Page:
Responsiveness of the service was achieved through close working arrangements with community-based services, which ensured that children could expect to be cared for at home via community nursing services.

The service was well-led and staff spoke positively about providing high quality care that was aligned to the trust-wide vision of ensuring that patients received safe, clean and personal care. Whilst the overall care environment and ambiance of the Rupert Bear Ward and Special Care Baby Unit were tired and in need of refurbishment especially with regard to parent accommodation, the trust had acknowledged this was an area of concern and had developed action plans to improve facilities for babies and sick children.

End of life care

Good

Updated 21 February 2018

Our overall rating of this service improved. We rated it as good because:

  • The SPCT were competent, knowledgeable and responded to patients and their loved ones’ needs. The team had completed mandatory training.
  • The SPCT worked as an integrated team with hospital and local hospice to promote continuity and consistency in patient care. The team also participated in local and national audits to share information.
  • Staff knew what incidents to report and how to report them and managers were involved in investigating incidents and shared any lessons learned.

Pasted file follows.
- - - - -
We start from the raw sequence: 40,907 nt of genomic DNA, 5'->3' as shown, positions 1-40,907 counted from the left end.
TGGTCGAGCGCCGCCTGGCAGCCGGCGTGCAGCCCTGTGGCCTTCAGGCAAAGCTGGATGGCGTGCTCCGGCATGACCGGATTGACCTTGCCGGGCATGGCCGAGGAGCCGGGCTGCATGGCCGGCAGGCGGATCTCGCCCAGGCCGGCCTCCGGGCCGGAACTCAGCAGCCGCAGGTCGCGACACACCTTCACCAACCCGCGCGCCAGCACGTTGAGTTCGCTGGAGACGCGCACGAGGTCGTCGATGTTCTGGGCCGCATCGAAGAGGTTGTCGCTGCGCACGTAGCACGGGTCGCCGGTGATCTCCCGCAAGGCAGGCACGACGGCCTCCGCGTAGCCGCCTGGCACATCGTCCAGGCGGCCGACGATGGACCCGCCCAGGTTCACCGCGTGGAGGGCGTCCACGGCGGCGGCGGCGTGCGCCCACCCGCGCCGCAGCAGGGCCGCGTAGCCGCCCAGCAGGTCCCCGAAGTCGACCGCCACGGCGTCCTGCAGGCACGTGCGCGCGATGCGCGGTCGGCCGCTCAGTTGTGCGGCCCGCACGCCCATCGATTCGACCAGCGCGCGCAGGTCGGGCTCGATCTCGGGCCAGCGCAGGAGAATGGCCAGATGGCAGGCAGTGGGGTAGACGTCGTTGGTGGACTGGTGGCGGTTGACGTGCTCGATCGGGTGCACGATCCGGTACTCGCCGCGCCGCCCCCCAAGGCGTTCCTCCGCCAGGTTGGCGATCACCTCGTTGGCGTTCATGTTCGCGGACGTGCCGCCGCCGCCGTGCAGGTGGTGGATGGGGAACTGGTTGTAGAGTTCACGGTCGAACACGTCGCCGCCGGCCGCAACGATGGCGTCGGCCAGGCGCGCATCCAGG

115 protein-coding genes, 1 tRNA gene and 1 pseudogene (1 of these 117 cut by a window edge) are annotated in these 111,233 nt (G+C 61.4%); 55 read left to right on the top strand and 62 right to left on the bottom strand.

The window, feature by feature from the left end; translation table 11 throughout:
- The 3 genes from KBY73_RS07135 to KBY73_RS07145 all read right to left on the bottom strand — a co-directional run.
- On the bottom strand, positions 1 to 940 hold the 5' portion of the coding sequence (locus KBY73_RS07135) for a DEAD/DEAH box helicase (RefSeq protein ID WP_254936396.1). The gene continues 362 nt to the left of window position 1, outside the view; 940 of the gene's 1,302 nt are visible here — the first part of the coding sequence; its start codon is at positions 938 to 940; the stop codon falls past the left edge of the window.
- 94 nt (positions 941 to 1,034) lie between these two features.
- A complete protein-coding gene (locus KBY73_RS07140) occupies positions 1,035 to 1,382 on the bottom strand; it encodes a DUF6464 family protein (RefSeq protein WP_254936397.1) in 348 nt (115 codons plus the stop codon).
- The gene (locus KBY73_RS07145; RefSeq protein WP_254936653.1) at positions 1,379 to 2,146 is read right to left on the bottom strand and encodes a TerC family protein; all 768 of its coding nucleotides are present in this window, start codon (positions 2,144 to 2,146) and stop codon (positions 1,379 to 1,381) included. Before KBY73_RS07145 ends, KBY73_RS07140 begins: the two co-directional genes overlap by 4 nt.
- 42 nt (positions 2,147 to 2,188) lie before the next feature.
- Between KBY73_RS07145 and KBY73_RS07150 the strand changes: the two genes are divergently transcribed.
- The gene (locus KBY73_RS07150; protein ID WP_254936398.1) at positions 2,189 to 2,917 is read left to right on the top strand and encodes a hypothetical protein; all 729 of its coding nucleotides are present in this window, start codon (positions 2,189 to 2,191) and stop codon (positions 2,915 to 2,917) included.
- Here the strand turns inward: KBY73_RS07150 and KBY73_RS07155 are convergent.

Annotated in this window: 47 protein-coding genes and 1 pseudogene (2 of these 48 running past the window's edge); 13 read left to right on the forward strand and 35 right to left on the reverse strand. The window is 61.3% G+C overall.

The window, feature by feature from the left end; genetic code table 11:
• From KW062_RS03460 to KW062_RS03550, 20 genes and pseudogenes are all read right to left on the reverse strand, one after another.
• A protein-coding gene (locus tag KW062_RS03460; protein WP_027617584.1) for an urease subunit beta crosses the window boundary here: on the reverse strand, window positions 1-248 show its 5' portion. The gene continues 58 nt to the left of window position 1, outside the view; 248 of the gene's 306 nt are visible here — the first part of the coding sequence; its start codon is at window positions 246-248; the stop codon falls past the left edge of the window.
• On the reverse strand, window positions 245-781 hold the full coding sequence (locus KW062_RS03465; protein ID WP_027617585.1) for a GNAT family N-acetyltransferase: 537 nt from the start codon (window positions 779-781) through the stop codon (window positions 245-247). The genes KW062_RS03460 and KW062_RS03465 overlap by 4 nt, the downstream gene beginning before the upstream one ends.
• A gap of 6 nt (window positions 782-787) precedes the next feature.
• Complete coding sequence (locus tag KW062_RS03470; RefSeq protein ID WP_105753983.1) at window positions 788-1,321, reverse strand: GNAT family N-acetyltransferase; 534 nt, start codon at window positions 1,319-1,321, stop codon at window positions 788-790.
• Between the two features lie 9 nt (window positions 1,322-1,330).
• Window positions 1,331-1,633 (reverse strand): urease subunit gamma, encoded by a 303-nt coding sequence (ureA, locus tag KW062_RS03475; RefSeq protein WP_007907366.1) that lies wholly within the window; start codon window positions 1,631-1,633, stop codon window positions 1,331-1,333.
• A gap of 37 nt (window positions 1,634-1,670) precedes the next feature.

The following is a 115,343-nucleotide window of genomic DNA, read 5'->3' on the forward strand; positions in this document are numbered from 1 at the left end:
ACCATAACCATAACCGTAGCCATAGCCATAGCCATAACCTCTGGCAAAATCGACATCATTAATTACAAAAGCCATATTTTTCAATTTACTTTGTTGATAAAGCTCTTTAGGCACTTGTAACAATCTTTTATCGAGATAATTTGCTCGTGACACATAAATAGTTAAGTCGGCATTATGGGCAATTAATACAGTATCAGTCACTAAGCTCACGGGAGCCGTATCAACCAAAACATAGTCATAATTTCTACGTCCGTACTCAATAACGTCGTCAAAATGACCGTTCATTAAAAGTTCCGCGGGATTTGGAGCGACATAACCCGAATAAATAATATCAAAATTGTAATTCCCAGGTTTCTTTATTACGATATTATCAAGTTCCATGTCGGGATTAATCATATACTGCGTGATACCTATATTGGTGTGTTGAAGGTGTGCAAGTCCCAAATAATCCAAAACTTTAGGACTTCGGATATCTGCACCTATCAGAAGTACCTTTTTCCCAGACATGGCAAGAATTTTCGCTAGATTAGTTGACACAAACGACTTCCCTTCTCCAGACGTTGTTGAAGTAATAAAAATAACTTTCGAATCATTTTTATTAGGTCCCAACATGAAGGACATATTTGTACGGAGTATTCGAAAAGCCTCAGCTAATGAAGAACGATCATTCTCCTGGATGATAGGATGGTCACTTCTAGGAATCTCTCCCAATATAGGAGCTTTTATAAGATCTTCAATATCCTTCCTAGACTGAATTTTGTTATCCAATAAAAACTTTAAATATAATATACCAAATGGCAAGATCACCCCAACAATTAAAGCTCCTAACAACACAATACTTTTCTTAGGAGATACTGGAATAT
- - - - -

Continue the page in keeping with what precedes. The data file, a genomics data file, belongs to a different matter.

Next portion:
• The team held daily meetings, attended ward rounds and multidisciplinary team meetings across the hospital specialties, in order to provide knowledge, support and input into patients’ end of life care.
  • Medicines were managed and prescribed appropriately and equipment was available to patients at the end of their life and equipment was well maintained.
  • Palliative and end of life care was provided on many wards at the hospital and all staff were caring and committed to meeting patients’ needs.
  • Palliative and end of life care services was provided by dedicated, caring and compassionate staff across the hospital. We observed care was planned and delivered in a way which took account of people’s wishes.

However:

  • Whilst Do Not Attempt Resuscitation (DNACPR) were in place for patients and clearly identified on the electronic patient record (EPR), ward staff were not able to show us the completed forms. SPCT were able to access the forms easily.
  • The consultant cover was .5 whole time equivalent (WTE) which is 1.5 WTE short of national guidelines. A business case had been submitted for additional consultants.
  • Staff across the service understood how to protect patients from harm and abuse. However, they were not correctly assessing patients’ with regards to their capacity to make decisions about their care. Staff had training on safeguarding, the Mental Capacity Act, and Deprivation of Liberty Safeguards (DoLS), but we found areas of concern with regards to the Mental Capacity Act (2005) and the completion of DoLS application. The trust did not ensure that staff complied with its policy on Deprivation of Liberties Safeguards (DoLS).